Northern Prairie Wildlife Research Center
Found in all but extreme southeastern North Dakota, Holboell's rock cress occurs from Quebec to Alberta south to New Mexico and California at elevations up to 11,000 ft.
This plant is biennial or perennial from a tough, persistent base bearing slender taproots. There are usually only one to three stems. Plants are covered with short, appressed hairs. Individual plants can be up to three feet tall, but are usually less than 20 inches tall in North Dakota. Many spoon-shaped, usually toothless leaves about 1-2 inches long are crowded at the stem base, but gradually become fewer and smaller toward the top of the plant. Ten to 50 light purplish-to-pink flowers about 1/4-inch long are crowded along the upper half of the stem. At maturity, flowers form narrow pods (silques) about two inches long that bend downwards. Each pod holds several dozen tiny seeds.
Look for Holboell's rock cress from May to July in native grassland where soils are sandy or gravelly. More plants seem to occur in pastures where cattle grazing pressure is high or moderate. I found no mention of economic uses for these plants.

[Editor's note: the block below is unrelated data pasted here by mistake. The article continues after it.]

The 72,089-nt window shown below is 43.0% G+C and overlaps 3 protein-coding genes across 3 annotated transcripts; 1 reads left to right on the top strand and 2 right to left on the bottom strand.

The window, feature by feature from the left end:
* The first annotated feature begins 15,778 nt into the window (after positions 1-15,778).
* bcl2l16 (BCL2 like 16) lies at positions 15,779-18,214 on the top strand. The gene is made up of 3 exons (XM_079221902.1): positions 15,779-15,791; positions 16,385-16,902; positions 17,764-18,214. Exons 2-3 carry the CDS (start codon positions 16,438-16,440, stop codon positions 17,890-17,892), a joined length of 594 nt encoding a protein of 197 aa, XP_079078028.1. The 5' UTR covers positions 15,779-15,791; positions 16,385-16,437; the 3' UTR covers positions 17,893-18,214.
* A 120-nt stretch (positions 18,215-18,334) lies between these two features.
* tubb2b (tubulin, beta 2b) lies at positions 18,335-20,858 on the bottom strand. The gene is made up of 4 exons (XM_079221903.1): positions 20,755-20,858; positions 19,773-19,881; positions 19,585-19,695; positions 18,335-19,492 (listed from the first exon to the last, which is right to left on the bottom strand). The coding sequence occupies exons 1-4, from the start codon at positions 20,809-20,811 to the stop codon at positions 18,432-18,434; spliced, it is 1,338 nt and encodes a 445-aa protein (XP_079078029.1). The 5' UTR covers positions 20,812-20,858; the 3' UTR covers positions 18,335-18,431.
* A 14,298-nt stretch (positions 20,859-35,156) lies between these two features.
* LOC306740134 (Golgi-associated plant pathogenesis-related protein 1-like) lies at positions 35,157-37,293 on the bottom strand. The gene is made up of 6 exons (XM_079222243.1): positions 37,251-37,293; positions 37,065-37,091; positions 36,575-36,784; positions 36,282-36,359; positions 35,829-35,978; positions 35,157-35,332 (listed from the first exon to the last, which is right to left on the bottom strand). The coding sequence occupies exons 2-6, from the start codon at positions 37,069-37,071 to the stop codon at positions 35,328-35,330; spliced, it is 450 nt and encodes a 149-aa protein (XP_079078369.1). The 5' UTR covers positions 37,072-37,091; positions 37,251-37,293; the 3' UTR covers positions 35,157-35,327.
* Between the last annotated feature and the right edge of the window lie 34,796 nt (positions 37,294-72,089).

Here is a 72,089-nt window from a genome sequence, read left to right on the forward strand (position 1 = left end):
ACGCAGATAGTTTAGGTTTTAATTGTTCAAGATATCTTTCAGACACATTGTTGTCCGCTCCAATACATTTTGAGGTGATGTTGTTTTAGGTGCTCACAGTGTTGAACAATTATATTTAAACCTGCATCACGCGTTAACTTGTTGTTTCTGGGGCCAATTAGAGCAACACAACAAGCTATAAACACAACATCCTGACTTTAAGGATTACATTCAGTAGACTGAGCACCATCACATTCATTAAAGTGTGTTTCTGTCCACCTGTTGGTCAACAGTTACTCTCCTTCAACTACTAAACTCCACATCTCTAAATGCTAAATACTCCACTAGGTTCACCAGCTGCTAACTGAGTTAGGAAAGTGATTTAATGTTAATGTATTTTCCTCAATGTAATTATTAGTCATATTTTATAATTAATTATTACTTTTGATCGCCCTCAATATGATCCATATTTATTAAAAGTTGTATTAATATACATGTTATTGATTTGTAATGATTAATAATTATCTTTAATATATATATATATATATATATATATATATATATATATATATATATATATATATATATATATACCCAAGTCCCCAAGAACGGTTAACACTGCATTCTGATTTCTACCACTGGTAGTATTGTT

Holboell's rock cress is a member of the mustard family (Brassicaceae), some of whose 2,500 members have been developed into food plants such as cauliflower, radish, turnip, and rutabaga, as well as many ornamentals. However, other mustards are troublesome weeds. The family gets its name from brassica, the Latin name of the cabbage.
Carl von Linne (Linnaeus), the Swedish father of modern plant taxonomy, named the genus in 1753, purportedly after some mustard found in Arabia. There are about 100 species of Arabis in the north temperate zone. Holboell's rock cress was first described for science in 1828 by Jens Wilken Hornemann (1770-1841), professor of botany at Copenhagen. He dedicated the specific epithet to the eminent Danish ornithologist Carl Peter Holboell (1795-1856).